Obama's Legacy of Protection

During last year's State of the Union address, President Obama had very little to say about public lands protection, but what he did say got right to the point: "I'll use my authority to protect more of our pristine federal lands for future generations." During this year's speech, he said nothing about it at all. He didn't need to. His actions are speaking for themselves. His latest announcement -- three new national monuments -- almost doubles the amount of public land that he has protected this way.

One of the new monuments, Waco Mammoth, is a relatively small site that has the largest known concentration of fossil mammoths in the U.S. About half of Obama's designations so far have been primarily of historic or cultural interest and don't include large tracts of land. The other two new monuments, though, total more than one million new acres of protected lands.

The new Berryessa-Snow Mountain National Monument in Northern California is exciting because, like last year's newly designated San Gabriel Mountains National Monument, it is less than 100 miles from major metropolitan areas where millions of people live. It's a biologically diverse and largely unspoiled outdoor wonderland that is loved and used by everyone from whitewater rafters to sportsmen to long-distance cyclists. Placing more than 330,000 acres of federal lands in this area under a single management plan should ensure that this treasure remains intact.

Southeastern Nevada's new Basin and Range National Monument is the single largest designation that President Obama has made to date: more than 700,000 acres. I would put this one in the category of "finishing the job" -- similar to even larger proposed monuments near the Grand Canyon and Utah's Canyonlands National Park that would fill in gaps between other protected lands. Previous protection efforts in the Basin and Range landscape have centered on the mountains, while the "basin" part of the landscape was overlooked. Although mountains are charismatic, they are only part of the landscape. The new national monument completes the picture by protecting the entire ecosystem.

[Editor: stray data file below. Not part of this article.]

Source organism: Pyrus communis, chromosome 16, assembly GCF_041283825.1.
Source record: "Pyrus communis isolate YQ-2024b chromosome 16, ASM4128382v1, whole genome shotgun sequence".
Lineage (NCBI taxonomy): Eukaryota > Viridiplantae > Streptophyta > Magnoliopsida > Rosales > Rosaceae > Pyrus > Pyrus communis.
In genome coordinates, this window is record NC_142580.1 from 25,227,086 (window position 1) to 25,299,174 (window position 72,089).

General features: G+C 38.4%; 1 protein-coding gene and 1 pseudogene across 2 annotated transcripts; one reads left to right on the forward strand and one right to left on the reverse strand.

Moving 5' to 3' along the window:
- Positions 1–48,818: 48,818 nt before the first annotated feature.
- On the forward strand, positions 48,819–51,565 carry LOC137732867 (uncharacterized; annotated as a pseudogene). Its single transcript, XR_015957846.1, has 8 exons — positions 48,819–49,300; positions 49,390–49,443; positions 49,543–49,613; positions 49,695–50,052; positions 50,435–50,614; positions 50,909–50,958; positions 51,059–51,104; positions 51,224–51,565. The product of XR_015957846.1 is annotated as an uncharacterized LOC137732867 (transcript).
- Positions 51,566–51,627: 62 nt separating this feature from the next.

President Obama deserves a big thank you for these designations, and I'll show you where to do that in a moment. But first I want to point out that most of the work that went into making these designations possible didn't happen in Washington, D.C. As is often the case, each of these new monuments sprang from a local campaign for protection. National monument designations aren't the result of a presidential whim. Local people work long and hard (sometimes for more than a decade) to build community support and make the case for protection before a president is willing to act. Although the president signs the declarations, you'll find the real heroes behind the scenes. (Lately, the public lands process has also had some decidedly unheroic nonparticipants. You'll find them studiously ignoring public lands legislation on Capitol Hill.)

So by all means, thank President Obama for these latest additions to his impressive public lands protection legacy -- but let's not forget the hard work of the ordinary citizens who have made that legacy possible.